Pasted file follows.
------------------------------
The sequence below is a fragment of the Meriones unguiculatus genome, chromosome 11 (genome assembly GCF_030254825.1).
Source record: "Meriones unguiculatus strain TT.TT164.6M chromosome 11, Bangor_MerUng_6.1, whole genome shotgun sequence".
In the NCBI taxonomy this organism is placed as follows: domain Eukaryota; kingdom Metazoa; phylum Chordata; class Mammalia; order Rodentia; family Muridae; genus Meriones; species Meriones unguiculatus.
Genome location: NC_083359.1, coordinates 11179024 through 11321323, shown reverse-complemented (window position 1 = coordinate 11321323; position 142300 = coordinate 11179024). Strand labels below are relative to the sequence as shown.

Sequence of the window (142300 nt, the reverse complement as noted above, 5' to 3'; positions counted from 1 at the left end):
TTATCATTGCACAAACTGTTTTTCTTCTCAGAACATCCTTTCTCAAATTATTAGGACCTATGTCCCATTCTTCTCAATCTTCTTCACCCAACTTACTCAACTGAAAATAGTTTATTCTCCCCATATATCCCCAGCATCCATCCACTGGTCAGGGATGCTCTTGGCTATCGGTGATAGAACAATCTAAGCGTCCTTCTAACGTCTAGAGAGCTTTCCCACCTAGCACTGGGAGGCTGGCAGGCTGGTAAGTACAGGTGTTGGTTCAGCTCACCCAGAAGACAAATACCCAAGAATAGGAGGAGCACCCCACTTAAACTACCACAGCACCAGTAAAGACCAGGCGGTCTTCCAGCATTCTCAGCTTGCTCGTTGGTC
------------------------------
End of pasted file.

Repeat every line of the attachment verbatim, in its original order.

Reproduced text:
The sequence below is a fragment of the Meriones unguiculatus genome, chromosome 11 (genome assembly GCF_030254825.1).
Source record: "Meriones unguiculatus strain TT.TT164.6M chromosome 11, Bangor_MerUng_6.1, whole genome shotgun sequence".
In the NCBI taxonomy this organism is placed as follows: domain Eukaryota; kingdom Metazoa; phylum Chordata; class Mammalia; order Rodentia; family Muridae; genus Meriones; species Meriones unguiculatus.
Genome location: NC_083359.1, coordinates 11179024 through 11321323, shown reverse-complemented (window position 1 = coordinate 11321323; position 142300 = coordinate 11179024). Strand labels below are relative to the sequence as shown.

Sequence of the window (142300 nt, the reverse complement as noted above, 5' to 3'; positions counted from 1 at the left end):
TTATCATTGCACAAACTGTTTTTCTTCTCAGAACATCCTTTCTCAAATTATTAGGACCTATGTCCCATTCTTCTCAATCTTCTTCACCCAACTTACTCAACTGAAAATAGTTTATTCTCCCCATATATCCCCAGCATCCATCCACTGGTCAGGGATGCTCTTGGCTATCGGTGATAGAACAATCTAAGCGTCCTTCTAACGTCTAGAGAGCTTTCCCACCTAGCACTGGGAGGCTGGCAGGCTGGTAAGTACAGGTGTTGGTTCAGCTCACCCAGAAGACAAATACCCAAGAATAGGAGGAGCACCCCACTTAAACTACCACAGCACCAGTAAAGACCAGGCGGTCTTCCAGCATTCTCAGCTTGCTCGTTGGTC